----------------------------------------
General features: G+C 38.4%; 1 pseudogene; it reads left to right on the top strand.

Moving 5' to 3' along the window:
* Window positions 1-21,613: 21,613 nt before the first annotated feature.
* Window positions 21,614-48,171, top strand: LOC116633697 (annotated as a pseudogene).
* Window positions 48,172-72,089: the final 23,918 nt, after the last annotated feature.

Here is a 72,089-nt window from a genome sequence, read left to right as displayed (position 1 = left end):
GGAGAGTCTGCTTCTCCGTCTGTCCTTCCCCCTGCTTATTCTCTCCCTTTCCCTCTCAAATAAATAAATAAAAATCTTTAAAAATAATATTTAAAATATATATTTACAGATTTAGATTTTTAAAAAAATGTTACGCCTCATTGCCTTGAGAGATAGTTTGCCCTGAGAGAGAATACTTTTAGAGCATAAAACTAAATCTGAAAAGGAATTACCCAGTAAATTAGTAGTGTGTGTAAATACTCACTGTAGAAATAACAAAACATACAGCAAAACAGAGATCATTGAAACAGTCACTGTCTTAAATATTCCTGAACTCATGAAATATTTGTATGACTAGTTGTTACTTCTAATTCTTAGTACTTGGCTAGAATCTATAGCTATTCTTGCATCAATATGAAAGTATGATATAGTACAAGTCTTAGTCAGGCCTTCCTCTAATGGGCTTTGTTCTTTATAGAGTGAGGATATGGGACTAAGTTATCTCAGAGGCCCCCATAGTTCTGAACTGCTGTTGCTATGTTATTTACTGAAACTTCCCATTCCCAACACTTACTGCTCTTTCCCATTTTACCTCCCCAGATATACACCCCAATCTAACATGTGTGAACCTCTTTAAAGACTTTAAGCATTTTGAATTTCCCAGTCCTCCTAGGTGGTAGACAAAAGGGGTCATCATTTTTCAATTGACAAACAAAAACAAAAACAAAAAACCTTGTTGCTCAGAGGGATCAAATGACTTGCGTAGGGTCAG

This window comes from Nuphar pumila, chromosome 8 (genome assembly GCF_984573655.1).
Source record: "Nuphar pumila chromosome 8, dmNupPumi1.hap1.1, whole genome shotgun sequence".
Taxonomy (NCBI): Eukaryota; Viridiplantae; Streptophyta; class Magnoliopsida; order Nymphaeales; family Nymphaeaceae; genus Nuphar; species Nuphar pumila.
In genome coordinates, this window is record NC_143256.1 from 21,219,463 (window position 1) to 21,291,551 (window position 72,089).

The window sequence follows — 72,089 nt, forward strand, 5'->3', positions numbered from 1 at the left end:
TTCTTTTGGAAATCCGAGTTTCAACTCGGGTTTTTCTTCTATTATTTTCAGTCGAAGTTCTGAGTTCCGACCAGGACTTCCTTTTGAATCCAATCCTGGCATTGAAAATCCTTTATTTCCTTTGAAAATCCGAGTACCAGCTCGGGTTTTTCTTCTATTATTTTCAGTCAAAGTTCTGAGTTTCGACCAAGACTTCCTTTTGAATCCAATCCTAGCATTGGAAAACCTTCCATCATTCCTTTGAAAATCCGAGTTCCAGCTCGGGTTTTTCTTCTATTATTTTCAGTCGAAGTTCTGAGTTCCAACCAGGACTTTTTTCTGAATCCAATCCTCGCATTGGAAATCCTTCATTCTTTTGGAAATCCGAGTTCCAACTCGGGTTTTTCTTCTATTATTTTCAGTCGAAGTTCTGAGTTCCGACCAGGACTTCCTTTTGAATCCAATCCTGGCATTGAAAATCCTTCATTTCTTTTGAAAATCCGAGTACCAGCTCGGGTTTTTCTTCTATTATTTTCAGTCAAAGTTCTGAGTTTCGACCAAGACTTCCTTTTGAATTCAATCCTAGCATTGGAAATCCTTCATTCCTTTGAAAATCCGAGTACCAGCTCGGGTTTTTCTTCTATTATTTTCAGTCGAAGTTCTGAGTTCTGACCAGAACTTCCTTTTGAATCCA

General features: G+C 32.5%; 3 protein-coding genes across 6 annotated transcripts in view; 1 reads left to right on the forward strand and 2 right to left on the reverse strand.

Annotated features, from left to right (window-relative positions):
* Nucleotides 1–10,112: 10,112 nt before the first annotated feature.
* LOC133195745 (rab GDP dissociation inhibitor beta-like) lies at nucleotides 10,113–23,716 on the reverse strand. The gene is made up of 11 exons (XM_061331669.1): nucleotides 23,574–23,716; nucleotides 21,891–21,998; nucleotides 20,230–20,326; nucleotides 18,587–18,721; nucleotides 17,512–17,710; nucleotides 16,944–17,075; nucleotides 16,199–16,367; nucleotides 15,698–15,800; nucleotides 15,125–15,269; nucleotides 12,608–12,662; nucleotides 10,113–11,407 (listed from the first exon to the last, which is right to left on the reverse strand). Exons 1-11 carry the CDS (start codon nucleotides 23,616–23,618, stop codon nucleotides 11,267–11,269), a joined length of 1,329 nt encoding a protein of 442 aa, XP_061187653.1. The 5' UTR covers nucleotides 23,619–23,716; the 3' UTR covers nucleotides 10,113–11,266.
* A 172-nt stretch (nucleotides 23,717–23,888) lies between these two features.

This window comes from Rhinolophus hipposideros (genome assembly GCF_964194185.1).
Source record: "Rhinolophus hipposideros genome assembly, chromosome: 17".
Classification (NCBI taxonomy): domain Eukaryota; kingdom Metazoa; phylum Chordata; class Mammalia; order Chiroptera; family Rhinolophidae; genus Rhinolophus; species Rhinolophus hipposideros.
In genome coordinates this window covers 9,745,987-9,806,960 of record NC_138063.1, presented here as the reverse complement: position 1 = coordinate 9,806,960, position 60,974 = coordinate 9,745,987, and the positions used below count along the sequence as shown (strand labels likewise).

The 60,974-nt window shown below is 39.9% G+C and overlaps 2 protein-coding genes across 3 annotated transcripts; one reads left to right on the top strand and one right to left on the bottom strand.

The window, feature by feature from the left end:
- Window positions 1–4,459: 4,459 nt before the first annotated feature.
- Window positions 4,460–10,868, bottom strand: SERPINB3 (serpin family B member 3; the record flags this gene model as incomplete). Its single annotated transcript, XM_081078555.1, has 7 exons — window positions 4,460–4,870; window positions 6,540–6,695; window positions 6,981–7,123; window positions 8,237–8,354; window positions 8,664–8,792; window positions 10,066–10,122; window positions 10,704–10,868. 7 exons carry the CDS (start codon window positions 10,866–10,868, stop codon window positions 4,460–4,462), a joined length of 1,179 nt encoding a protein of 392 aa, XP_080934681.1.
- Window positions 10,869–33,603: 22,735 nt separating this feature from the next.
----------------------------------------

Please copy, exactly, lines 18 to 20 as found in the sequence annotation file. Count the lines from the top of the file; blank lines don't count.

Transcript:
* A 172-nt stretch (nucleotides 23,717–23,888) lies between these two features.

This window comes from Rhinolophus hipposideros (genome assembly GCF_964194185.1).
Source record: "Rhinolophus hipposideros genome assembly, chromosome: 17".